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ESG goes mainstream – are you prepared?

Jan 12, 2022

The explosion of environmental, social and governance (ESG) advertising, news, podcasts, and commitments from institutions serves as evidence of stakeholders’ growing interest in corporate sustainability. Stakeholders have long been pushing for a sustainable approach to business, but interest has reached unprecedented levels.

In light of this demand for ESG initiatives and disclosures, companies no longer question the need to address these values. However, for some, implementation can seem daunting or confusing. Rather than being deterred, increasingly, companies are finding ways not only to reduce their ESG risks but also to flourish from the opportunities created by this demand.

Where to start

For every company, the approach is going to look different, but figuring out what is material to your firm can help to guide the process. The finance world has looked to materiality, or what would be important to its stakeholders, to guide finance decisions. And company stakeholders are now asking that environmental, social and governance impact be included within the decision-making of the uppermost levels of the corporate structure.

In determining where to begin with ESG initiatives, a company should evaluate what aspects of ESG are most impactful to its various stakeholders. It would be important for the company to review its core products and processes as well as determine their effect on the community, its employees, clients and investors. Based on the industry, market, location, and other features that make them unique, a company’s approach to ESG will be unique.

And just as materiality can change from year to year in finance, it’s important to understand that ESG materiality is dynamic and will need to be reviewed each year. For instance, the onset of the pandemic changed the needs of the workforce dramatically, which left companies scrambling to manage the health and distinctive needs of a remote workforce.

And this is not to say that ESG materiality is distinct from financial materiality. In fact, the correlation between the two is arguably a significant driver in the ESG enterprise. We see this firsthand from the trillions of dollars pouring into high performing ESG funds. We also see undesirable consequences when ESG values are neglected, including increased hiring and training costs to replace disgruntled workers who resign. A common complaint is a company’s lack of initiative related to the “s” factors in ESG, addressing such areas as pay rate, flexibility or equity.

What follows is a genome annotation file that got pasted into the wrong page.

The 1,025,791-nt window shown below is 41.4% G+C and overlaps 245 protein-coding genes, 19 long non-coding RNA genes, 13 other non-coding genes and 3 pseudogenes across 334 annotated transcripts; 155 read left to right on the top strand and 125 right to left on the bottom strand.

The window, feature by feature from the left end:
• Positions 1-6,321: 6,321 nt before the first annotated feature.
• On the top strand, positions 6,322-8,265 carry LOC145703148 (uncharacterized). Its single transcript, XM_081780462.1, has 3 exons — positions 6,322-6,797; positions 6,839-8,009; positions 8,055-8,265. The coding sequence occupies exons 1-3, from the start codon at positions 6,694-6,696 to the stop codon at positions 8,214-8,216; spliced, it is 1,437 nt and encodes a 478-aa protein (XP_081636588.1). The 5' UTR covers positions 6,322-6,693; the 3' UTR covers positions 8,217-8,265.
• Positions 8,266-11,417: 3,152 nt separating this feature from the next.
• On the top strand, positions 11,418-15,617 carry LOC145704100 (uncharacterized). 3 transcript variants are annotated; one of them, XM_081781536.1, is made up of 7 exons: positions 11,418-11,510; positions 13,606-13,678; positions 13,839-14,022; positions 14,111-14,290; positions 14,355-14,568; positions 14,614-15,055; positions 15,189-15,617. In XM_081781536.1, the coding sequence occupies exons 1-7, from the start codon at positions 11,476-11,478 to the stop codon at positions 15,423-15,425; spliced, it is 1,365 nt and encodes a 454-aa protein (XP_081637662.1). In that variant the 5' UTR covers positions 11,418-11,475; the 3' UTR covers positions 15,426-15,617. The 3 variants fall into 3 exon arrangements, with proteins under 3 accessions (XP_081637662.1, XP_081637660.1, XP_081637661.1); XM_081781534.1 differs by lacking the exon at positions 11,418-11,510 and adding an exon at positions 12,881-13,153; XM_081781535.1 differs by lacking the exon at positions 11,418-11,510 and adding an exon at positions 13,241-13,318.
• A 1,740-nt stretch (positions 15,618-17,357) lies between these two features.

A new era of sustainability compliance

Additional risk in the ESG arena comes from either a lack of ESG information or an abundance of inaccurate information. Once a company has incorporated ESG into its core strategy, it should review its public information and prepare disclosures to accurately represent its initiatives and increase its transparency. This transparency has become increasingly important as stakeholders try to decipher between greenwashing companies and those that are truly incorporating ESG values.

However, transparency is exactly what the Securities and Exchange Commission (SEC) has found to be lacking in so many companies. During recent SEC examinations (performed on investment advisers, registered investment companies and private funds engaged in ESG investing), the SEC staff observed that in many cases “practices were inconsistent with disclosures about ESG approaches.”

And the pressure for companies to become transparent continues to increase with the SEC’s newly designated enforcement task force created to focus on climate and other ESG issues. Moreover, additional regulation continues to develop. In the recent COP26 global climate summit in Glasgow, Scotland, the IFRS Foundation, a nonprofit international reporting standards organization, announced that it is creating a new International Sustainability Standards Board (ISSB) designed to develop a global baseline of high-quality sustainability disclosure standards to meet investors’ information needs.

Barry Melancon, president and CEO of the Association of International Certified Professional Accountants, lauded the new standards initiative. The creation of ISSB “marks a new, historical milestone in our journey to establish globally consistent sustainability reporting standards, signaling a new era in corporate reporting where the same level of rigor will be demanded for sustainability reporting as for financial information,” he said.

How Wipfli can help

Identifying your environmental, social and governance impact and developing strategies to help you prioritize and disclose ESG, is a priority for many financial service organizations. Wipfli advisors work with asset managers to assess and document your approach to position your firm as a leader in the ESG space.

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Author(s)

Sarah K. Williams, CPA
Manager
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